oil.) When they did start converting over to oil, they first

concentrated on their lighter ships (cruisers and destroyers) in

order to increase their range and keep up with the large capital

ships for longer distances before refueling. By the mid 1930's

the Japanese had accumulated sufficent enough oil reserves to

make the fuel conversion of their large capital ships more

practical, which they did in a massive rebuilding program during

that time.

The Japanese minelayer Itsukushima (ML02) counter should have a

tertiary gunnery value of 2, not 1. This applies to both the

counter in the game and the counter from the variant light ship

counter sheet (available from Grognard). The Hit Record Chart is

correct though.

The American battlecruiser Constellation is misnumbered, both on

the counter, and on the Hit Record Sheets as well as in several

of the scenarios in the book. Its number should be CC02, not


The American armored cruiser Rochester is the same ship as the

armored cruiser New York in the game 1898. Her name was changed

in 1911 to the Saratoga to free up her original name for the new

battleship being built at the time. In 1917 her name was changed

again to the Rochester to free up her second name for one of the

planned ships of the Lexington Class of battlecruisers.

The variant light ship counters of the American gunboats Ashville

and Tulsa are misnumbered. They should be GB21 and GB22

respectively, not GB20 and GB21.

A lot of people wonder why the American battleship Utah has deck

armor while her sister ship, the Florida, does not. The Utah went

through a modernization upgrade in the late 1920s where she got

increased deck armor. The Florida did not because she was slated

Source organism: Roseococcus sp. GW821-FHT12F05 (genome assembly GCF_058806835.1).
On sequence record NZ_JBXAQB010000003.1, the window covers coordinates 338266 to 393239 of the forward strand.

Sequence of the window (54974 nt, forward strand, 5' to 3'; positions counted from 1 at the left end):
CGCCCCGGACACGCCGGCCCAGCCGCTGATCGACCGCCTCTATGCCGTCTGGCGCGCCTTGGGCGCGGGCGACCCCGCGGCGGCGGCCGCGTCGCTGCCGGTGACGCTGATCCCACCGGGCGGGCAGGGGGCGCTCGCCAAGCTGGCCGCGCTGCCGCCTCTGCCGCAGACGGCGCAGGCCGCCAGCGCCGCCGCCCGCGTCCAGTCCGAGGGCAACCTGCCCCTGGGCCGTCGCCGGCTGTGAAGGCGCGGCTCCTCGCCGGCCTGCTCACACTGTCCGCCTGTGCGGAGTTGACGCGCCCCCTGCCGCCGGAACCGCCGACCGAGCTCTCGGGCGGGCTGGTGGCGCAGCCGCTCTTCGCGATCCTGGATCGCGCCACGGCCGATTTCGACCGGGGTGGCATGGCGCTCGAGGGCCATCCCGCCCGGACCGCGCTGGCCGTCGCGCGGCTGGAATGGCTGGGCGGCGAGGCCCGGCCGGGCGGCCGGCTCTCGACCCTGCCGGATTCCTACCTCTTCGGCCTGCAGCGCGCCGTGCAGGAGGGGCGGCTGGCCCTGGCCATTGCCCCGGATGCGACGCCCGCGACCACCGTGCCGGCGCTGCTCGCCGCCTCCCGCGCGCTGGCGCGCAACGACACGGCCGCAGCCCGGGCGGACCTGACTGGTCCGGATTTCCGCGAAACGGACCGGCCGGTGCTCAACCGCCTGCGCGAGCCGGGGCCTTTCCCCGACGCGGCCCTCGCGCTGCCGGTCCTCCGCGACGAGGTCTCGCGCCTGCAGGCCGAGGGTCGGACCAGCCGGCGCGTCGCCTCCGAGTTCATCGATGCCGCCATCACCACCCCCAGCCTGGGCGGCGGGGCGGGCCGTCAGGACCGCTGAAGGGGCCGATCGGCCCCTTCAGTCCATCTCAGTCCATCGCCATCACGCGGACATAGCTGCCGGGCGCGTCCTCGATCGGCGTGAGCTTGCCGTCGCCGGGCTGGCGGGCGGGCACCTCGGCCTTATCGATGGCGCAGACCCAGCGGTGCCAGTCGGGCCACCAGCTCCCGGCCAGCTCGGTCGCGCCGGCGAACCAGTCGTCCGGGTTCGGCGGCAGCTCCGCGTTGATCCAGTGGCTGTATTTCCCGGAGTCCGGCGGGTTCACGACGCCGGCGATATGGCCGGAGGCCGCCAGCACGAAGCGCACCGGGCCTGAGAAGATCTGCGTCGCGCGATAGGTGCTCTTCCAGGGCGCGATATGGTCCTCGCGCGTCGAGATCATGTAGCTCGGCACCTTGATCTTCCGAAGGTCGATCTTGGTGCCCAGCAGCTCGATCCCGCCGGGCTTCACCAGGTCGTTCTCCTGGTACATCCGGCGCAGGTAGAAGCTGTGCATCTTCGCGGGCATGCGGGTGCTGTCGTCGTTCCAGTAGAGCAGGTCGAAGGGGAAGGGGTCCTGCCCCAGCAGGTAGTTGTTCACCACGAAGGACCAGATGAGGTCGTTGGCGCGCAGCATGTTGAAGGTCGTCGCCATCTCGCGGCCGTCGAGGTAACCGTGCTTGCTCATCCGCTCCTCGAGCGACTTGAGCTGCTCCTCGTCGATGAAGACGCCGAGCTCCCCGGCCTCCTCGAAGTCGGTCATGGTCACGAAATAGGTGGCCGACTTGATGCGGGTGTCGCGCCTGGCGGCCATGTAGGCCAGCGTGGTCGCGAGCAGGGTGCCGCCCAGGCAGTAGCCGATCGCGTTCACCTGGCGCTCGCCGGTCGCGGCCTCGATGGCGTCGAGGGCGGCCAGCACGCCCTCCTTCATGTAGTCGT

to be decommissioned and scrapped about the time frame of the

game. Of course this hypothetical war with Japan delays her

decommissioning and she goes to war as is.





   There were two editions of the Scenario Book. The first

edition came in the early sets of the game and is no longer

valid. The first edition Scenario Book did contain a Campaign

Game which was left out of the second edition. This Campaign Game

can still be used.


Special Rules


   There are several special rules listed here which later appear

in the games U.S. NAVY PLAN BLACK and U.S. NAVY PLAN RED. These

are placed here to update U.S. NAVY PLAN ORANGE rules to their

standard. There are some differences though which account for the

advances in technology and techniques in the years between PLAN



Sequence of Play (Addition): At the end of the Sequence of Play

List, after the Tactical Phase, add the following bullet:

Aircraft Return Phase


Victory Points: Each destroyed airship is worth six victory

points, not five. (Post World War One airships were more capable

than those made during the war.)


Combat Round (Addition): A "round of combat" (used to describe

the length of some battle scenarios) is one completion of the

tactical sequence (all 20 steps).


Crippled Ships (Addition): During tactical combat, a player may

separate an individual ship counter from a group once the ship

counter has lost at least half of its largest type of guns or

half of its hull boxes, or if it has suffered a reduction in



Gunnery (Clarification): The reason that all guns hit on a die

roll of 5 or 6 is two fold. First, this reflects the advancement

of fire control procedures and equipment that occured in the

1920's incorperating the lessons learned from the First World

War. Second, both sides were carrying spotter planes on their

capital ships which they used to better observe the fall of their

rounds around their targets, substantially improving the